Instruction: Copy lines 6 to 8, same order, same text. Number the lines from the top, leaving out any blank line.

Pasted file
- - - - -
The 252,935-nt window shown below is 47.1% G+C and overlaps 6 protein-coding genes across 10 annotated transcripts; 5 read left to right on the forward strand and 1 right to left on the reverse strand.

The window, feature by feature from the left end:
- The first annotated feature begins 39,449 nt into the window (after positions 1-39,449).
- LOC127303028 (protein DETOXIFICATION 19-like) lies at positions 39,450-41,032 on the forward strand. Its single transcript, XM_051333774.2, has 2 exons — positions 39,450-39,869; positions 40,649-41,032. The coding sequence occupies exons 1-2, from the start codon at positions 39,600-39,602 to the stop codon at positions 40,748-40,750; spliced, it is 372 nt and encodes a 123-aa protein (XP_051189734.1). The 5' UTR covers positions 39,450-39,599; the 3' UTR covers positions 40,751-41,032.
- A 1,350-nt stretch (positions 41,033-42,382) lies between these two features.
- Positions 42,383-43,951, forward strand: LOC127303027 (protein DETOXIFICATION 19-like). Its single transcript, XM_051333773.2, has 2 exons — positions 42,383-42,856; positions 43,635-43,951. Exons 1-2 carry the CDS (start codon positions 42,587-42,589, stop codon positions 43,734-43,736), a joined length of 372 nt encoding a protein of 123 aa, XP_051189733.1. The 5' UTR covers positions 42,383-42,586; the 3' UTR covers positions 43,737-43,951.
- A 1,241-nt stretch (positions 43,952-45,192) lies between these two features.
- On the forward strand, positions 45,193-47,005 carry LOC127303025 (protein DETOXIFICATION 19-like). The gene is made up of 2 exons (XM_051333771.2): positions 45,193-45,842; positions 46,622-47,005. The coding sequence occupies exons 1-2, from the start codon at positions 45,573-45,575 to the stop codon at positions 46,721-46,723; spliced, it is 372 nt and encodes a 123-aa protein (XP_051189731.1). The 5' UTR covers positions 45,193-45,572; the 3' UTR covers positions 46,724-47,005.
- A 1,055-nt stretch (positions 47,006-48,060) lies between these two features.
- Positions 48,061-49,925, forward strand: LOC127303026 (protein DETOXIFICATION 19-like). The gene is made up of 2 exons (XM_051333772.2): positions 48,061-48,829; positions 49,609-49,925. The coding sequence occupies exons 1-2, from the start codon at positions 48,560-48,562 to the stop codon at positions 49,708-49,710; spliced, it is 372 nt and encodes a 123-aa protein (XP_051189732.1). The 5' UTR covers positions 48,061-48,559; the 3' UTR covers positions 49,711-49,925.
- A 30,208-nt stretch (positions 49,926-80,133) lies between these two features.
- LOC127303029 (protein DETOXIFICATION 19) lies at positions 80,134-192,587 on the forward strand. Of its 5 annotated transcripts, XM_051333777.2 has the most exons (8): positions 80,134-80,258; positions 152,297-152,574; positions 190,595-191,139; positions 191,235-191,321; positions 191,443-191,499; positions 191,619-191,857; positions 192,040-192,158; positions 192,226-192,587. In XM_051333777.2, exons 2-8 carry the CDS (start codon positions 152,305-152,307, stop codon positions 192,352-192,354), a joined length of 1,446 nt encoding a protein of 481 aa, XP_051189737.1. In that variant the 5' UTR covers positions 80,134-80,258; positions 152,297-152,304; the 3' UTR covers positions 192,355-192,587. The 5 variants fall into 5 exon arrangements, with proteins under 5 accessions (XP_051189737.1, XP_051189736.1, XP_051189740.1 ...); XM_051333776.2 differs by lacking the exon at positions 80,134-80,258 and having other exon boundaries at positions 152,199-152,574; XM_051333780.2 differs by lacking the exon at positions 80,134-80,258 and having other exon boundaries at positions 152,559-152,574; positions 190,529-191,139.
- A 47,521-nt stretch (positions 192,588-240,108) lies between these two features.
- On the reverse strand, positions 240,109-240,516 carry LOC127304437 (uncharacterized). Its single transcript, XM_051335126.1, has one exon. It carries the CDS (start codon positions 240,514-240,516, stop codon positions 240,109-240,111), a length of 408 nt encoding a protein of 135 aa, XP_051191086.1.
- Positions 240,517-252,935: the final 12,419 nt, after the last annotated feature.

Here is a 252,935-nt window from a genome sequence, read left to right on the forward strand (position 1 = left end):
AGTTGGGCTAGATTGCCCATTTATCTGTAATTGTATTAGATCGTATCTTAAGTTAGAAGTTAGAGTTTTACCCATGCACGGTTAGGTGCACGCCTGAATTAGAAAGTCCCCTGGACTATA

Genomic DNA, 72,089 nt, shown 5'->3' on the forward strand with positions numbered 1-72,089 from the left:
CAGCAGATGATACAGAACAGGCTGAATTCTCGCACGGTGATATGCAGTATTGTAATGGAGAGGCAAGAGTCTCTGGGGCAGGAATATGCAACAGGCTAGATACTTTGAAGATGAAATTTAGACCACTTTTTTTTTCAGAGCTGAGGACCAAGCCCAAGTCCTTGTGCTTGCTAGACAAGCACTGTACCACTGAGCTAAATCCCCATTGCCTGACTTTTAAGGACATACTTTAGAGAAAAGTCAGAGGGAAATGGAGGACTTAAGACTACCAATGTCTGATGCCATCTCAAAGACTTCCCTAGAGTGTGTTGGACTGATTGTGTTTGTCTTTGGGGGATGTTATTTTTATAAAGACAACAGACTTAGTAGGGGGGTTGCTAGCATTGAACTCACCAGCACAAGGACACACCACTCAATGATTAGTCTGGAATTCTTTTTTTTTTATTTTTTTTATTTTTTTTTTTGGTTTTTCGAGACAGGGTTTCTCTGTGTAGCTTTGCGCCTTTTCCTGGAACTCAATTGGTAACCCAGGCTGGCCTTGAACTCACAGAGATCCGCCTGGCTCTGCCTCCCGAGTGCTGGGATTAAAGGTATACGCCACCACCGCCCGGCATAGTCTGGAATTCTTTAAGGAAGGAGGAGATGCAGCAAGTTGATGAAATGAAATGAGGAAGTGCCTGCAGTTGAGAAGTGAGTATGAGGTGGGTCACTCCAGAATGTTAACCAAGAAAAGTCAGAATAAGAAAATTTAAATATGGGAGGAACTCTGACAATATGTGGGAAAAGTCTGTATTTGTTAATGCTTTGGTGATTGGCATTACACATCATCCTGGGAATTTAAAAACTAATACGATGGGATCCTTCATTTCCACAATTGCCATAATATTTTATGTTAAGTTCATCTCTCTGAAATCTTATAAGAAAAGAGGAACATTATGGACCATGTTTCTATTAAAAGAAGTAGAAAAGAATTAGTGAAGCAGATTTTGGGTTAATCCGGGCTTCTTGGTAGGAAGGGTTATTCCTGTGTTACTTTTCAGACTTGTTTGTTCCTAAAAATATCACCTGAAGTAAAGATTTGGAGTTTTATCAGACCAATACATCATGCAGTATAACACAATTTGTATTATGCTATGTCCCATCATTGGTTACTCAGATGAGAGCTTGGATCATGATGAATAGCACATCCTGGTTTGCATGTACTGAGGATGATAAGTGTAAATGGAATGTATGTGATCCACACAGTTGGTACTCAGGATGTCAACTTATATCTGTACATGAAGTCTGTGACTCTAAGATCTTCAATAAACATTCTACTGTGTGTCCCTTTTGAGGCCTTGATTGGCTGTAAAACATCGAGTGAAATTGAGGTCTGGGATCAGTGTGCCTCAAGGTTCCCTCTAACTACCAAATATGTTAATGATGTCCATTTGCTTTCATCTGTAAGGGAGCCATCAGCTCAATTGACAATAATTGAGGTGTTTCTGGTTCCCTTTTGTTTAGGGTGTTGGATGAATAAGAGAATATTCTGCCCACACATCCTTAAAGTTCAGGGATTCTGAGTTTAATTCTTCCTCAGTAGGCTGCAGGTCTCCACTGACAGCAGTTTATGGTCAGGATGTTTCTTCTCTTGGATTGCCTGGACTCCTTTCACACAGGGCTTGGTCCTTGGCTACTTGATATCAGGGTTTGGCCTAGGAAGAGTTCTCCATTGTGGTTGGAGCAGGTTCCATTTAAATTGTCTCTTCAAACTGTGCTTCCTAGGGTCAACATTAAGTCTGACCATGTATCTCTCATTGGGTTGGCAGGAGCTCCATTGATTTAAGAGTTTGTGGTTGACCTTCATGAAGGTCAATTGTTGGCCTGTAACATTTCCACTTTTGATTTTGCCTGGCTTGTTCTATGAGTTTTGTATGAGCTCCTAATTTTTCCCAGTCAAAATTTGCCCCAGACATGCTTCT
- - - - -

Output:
- Positions 42,383-43,951, forward strand: LOC127303027 (protein DETOXIFICATION 19-like). Its single transcript, XM_051333773.2, has 2 exons — positions 42,383-42,856; positions 43,635-43,951. Exons 1-2 carry the CDS (start codon positions 42,587-42,589, stop codon positions 43,734-43,736), a joined length of 372 nt encoding a protein of 123 aa, XP_051189733.1. The 5' UTR covers positions 42,383-42,586; the 3' UTR covers positions 43,737-43,951.
- A 1,241-nt stretch (positions 43,952-45,192) lies between these two features.
- On the forward strand, positions 45,193-47,005 carry LOC127303025 (protein DETOXIFICATION 19-like). The gene is made up of 2 exons (XM_051333771.2): positions 45,193-45,842; positions 46,622-47,005. The coding sequence occupies exons 1-2, from the start codon at positions 45,573-45,575 to the stop codon at positions 46,721-46,723; spliced, it is 372 nt and encodes a 123-aa protein (XP_051189731.1). The 5' UTR covers positions 45,193-45,572; the 3' UTR covers positions 46,724-47,005.